I visited a small to medium size church about a half hour from my home on August 12th. I visited as guest preacher. It is a group that began in a school and bought a church building not long ago.
I got there 15 minutes before service time, and met with some of the leaders to touch on some final details and to set up my dirty cup props. Showing my traditionalism, I was at first thrown by the lack of a pulpit to place them on. But I adapted quickly.
This was a wonderfully casual church situation.They had coffee out and available before the service, and many were getting a cup and taking it with them to their seats. I got one too.
The worship leaders had a prayer a few minutes before the service started. We did this right on stage at the front. I like that. I’ve often wondered why we hide away to pray. A few minutes after the prayer we began singing. The leader gave a brief and warm welcome and led in a set of worship songs. Most of them were not familiar to me, but were simple enough to catch on to quickly. There were three vocalists, two female and one male, and one of the females – the worship leader – also had a regular guitar. The women had a unique vocal style, a higher, airy way of singing that added a sense of intensity. There was also an electric guitar and a fellow on a drum that was more in what I call a bongo style (though the skin was a larger diameter than we might usually think of when Bongo is mentioned) and he could get some good solid thumps out of it for emphasis.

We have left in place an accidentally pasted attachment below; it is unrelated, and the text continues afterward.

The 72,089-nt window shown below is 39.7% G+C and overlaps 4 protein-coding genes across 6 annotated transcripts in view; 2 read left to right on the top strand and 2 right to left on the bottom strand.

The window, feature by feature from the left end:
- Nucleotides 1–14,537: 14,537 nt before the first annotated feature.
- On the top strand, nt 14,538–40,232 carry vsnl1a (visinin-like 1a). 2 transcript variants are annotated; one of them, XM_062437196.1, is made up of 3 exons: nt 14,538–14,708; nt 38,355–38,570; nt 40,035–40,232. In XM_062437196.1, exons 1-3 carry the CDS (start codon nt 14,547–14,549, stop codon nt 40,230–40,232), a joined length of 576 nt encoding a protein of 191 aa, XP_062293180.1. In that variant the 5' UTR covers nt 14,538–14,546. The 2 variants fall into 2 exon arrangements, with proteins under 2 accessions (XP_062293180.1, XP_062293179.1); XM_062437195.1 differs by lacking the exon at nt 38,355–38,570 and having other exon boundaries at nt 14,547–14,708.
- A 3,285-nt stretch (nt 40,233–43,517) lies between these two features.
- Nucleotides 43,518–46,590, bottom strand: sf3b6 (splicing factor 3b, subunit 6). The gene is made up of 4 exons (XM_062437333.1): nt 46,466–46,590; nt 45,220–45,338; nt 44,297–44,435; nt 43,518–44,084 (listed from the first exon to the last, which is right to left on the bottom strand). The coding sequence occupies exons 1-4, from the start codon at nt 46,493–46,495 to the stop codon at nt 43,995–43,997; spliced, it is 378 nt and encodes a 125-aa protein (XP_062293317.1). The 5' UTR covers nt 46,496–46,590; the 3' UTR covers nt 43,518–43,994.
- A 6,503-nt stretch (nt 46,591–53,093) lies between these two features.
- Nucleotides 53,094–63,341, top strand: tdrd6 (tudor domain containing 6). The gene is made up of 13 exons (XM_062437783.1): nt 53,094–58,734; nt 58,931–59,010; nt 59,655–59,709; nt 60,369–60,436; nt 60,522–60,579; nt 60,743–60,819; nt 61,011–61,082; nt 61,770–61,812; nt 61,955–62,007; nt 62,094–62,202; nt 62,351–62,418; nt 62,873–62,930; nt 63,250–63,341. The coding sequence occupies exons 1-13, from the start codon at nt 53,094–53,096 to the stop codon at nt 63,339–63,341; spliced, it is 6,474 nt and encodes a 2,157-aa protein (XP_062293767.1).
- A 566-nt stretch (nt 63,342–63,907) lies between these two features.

What was interesting and new was how the worship space filled up as we sang. When it started the place was maybe half-full and when the songs were done, it was three quarter full. Those attending, I’d guess about 50 or 60 people, I was thrilled to see later, were predominantly youth. A lot of 20-somethings there. That’s exciting to see and a good sign for the future of this group. It made me a bit nervous too, because I did not know if I could be engaging enough for them.
After the first set of songs, a Psalm was read and we sang again, and then an offering was taken up while the worship leaders sang. I was introduced, and I gave my “Cleaning the Inside” message using the dirty cups illustration. Because there was no pulpit, I made this an opportunity to challenge myself to not look at my notes. I slowly got over my jitters as the congregation was clearly attentive, relating to and even responding to some of what I spoke about. There is a point in this message where I talk about the ‘inspection’ Mothers used to make of the children in the car on the way to church, and I asked if anyone knew what happened if Mom found dirt on the face of a child. Well, a young woman came right up out of her pew and came at me licking her thumb, ready to demonstrate on my face, and the congregation laughed as I made haste to get away from her. So from that I could tell they were ‘into’ what I was saying and were having no trouble being engaged.
It is interesting (maybe only to me) how when I depart from my notes a sermon can take a whole different direction than usual. That happened here too. I just listened to the mp3 of it, which is on their web page. I’m not into self-promotion, and in fact am pretty uncomfortable giving out printed or audio copies of my sermons, so to find it if you’d like to hear it you will have to do some detective work and figure out which church it was. Fact is, when I listen to it, I feel terrible in part, because I think of how I could have said it different or better. But those listening don’t know that, I’ve learned. Mostly only preachers hear their sermons and those of others that way.
We sang one song after the message, and then I was asked to give a blessing and the service was done. Another good Sunday.